A Journal of the Plague Year

By Daniel Defoe,

Book cover of A Journal of the Plague Year

Book description

The haunting cry of "Bring out your dead!" by a bell-ringing collector of 17th-century plague victims has filled readers across the centuries with cold terror. The chilling cry survives in historical consciousness largely as a result of this classic 1722 account of the epidemic of bubonic plague — known as…

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Why read it?

8 authors picked A Journal of the Plague Year as one of their favorite books. Why do they recommend it?

I read this book 3 months into the COVID-19 pandemic and LOVED it—it totally made me realize that: 1. we’ve been here before; 2. our reactions and responses are all tried and true (and probably not that useful); and 3. we would survive this time, too—at least most of us.

This is Daniel Defoe (yes, you know him from Robinson Crusoe) explaining what it was like to live in London when the plague came. It wasn’t pretty. The most chilling moment in the book came at the end, when I googled facts about the plague, realized it went away, and…

I enjoyed reading this book both as a historical artefact of the 17th century but also because Defoe’s plain, matter-of-fact style makes all the chaos, the shrieking, the death carts, families locked in their houses, health certificates, the delirium, the fear of coming too close, the paranoia, the panic and the madness that surrounds the narrator all the more disturbing.

He is a witness whose curiosity far outweighs his fear. But there’s also the Defoe-like sense of adventure when for instance a group of three escape London and shift for themselves in a countryside whose towns and villages are hostile…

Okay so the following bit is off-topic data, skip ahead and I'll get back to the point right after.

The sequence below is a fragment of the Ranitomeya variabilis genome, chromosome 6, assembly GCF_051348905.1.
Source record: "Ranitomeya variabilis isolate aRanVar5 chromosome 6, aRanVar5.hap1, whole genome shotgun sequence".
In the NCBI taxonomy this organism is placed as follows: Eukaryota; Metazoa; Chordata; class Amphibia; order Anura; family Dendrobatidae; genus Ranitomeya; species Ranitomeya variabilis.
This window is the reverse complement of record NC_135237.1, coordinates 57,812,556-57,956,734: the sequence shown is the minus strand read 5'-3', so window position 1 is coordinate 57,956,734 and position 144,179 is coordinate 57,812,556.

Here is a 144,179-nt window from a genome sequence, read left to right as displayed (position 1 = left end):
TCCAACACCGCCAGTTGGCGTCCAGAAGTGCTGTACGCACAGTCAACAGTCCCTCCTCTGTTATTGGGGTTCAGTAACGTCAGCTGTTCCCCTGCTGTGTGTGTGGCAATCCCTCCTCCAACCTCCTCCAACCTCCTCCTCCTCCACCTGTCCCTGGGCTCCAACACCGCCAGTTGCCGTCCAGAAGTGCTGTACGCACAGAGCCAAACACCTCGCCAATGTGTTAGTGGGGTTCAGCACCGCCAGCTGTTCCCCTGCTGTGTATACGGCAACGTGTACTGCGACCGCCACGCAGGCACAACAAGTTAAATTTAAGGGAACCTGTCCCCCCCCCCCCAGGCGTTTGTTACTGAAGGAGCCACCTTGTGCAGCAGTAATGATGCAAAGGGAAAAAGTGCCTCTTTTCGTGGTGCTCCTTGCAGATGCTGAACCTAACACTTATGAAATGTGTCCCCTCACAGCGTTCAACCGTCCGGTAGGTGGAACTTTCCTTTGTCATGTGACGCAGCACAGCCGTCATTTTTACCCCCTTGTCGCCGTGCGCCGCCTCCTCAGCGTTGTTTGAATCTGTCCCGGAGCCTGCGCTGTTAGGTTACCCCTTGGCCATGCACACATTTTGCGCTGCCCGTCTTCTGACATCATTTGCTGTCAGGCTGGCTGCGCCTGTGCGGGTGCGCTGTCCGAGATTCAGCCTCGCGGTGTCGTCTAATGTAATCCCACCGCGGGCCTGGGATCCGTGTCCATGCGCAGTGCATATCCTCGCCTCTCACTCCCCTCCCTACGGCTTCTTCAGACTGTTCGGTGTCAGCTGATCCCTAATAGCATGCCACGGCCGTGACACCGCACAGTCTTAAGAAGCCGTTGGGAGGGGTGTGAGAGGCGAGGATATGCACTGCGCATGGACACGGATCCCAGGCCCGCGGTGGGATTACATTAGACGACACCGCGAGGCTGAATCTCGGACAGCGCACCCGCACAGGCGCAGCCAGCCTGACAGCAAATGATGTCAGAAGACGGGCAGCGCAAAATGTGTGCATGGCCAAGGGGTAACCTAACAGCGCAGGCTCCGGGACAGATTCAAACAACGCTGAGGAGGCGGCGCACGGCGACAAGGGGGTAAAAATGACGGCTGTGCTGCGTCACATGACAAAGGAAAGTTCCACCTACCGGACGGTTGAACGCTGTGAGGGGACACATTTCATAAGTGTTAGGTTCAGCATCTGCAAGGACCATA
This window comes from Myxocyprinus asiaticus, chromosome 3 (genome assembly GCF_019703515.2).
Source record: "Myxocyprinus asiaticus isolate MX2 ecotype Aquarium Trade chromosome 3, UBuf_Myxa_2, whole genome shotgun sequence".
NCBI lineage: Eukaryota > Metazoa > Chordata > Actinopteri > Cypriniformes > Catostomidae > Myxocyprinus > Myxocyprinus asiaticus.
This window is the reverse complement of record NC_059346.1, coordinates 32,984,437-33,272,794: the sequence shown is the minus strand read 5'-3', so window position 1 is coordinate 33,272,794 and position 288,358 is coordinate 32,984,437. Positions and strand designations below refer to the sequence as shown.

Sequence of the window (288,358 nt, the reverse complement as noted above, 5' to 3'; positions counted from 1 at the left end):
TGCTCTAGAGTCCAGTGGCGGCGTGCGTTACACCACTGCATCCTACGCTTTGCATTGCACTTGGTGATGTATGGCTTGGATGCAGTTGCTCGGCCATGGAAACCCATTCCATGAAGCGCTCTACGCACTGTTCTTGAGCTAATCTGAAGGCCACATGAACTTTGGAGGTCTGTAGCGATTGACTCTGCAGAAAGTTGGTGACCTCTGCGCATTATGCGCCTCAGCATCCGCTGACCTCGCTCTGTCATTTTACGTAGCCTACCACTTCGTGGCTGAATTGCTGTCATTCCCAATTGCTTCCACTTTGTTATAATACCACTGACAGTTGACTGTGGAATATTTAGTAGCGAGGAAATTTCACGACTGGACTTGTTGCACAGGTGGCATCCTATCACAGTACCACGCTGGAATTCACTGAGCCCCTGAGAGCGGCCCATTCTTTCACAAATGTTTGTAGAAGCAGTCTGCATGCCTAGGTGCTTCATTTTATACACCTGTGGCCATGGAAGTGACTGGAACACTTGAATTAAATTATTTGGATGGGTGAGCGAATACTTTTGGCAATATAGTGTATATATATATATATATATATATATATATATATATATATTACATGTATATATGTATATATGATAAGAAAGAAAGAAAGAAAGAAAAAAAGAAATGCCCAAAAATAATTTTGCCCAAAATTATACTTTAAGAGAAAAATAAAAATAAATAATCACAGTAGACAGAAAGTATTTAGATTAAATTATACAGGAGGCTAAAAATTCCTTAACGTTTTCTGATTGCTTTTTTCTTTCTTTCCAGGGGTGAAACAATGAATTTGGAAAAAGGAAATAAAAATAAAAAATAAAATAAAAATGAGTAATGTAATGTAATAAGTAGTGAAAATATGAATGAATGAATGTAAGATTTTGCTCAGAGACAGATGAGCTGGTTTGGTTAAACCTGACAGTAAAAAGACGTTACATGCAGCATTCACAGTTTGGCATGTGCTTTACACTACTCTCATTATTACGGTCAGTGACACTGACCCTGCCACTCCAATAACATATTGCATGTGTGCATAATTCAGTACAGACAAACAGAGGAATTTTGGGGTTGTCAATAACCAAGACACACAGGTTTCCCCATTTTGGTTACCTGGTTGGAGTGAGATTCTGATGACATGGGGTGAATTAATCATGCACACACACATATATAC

The book that flew from the shelves when COVID struck in 2020. Fresh from his masterpiece Robinson Crusoe (1719) and his thrilling novel of urban survival, Moll Flanders (1722), Daniel Defoe turned next to the bubonic plague that devastated London in 1665. The protagonist and narrator of A Journal of the Plague Year (1722) is personally an enigma: we don’t even know his name, just his initials, H.F. But he reports the trauma all around him in relentless, unflinching detail: the terrifying rumours and padlocked houses; the crazed prophets and mass graves; “Persons falling dead in the Streets, terrible Shrieks…

From Tom's list on stories written before 1800.

This so-called ‘journal’ was an account of the Great Plague of London of 1665, 57 years later in 1722. The style of writing is graphic, detailed, and visual which is why it comes over as an accurate account; you feel as if you are wandering the streets of plague-infested London, watching as plague-infested houses are nailed up with their occupants inside and watchmen placed on the street outside. While the narrative voice is that of another time, the observation and perceptiveness give the book a contemporary feel so that I felt comforted knowing that at least people in distant times…

For fans of faction (facts + fiction) like us. Imaginary but extremely well-documented memoir of the plague epidemic of London in 1665, Defoe’s Journal contains a good deal of historical information, and it’s been disputed whether it’s based on an original (and now lost) historical document – more likely Defoe’s sources were Samuel Pepy’s Diary and other contemporary accounts. A must-read for all lovers of English history in the Baroque age. 

From Rita's list on how the Plague changed history.

Paranoia, hatred of the Other, animosity toward all intellectuals, minorities, and dissidents — these sentiments spread like a disease in Turkey over 2017. In Daniel Defoe’s A Journal of the Plague Year the plague spreads with similar ruthlessness while the eyewitness account provides an anchor for readers. It’s an intense, focused, and yet detached chronicle. Defoe’s book was my template while writing The Lion and the Nightingale.

From Kaya's list on horrible years.

This is a novel so good it’s often mistaken for an actual journal. A classic by the author of Robinson Crusoe about one man’s experiences in the year 1665 when the bubonic plague strikes the city of London.

From John's list on disease and society.

Another fictional retelling involving the Black Death, but this one written about the last great outbreak in the UK, in 1664-5. Defoe (author of Robinson Crusoe) wrote the book in 1722, drawing on contemporary accounts and considerable research. It describes the mass mortality, fear and horror that accompanied the plague and is one of the earliest examples of closely accurate historical fiction with a purpose: to warn readers that it could all happen again.

From Charles' list on plague outbreaks.

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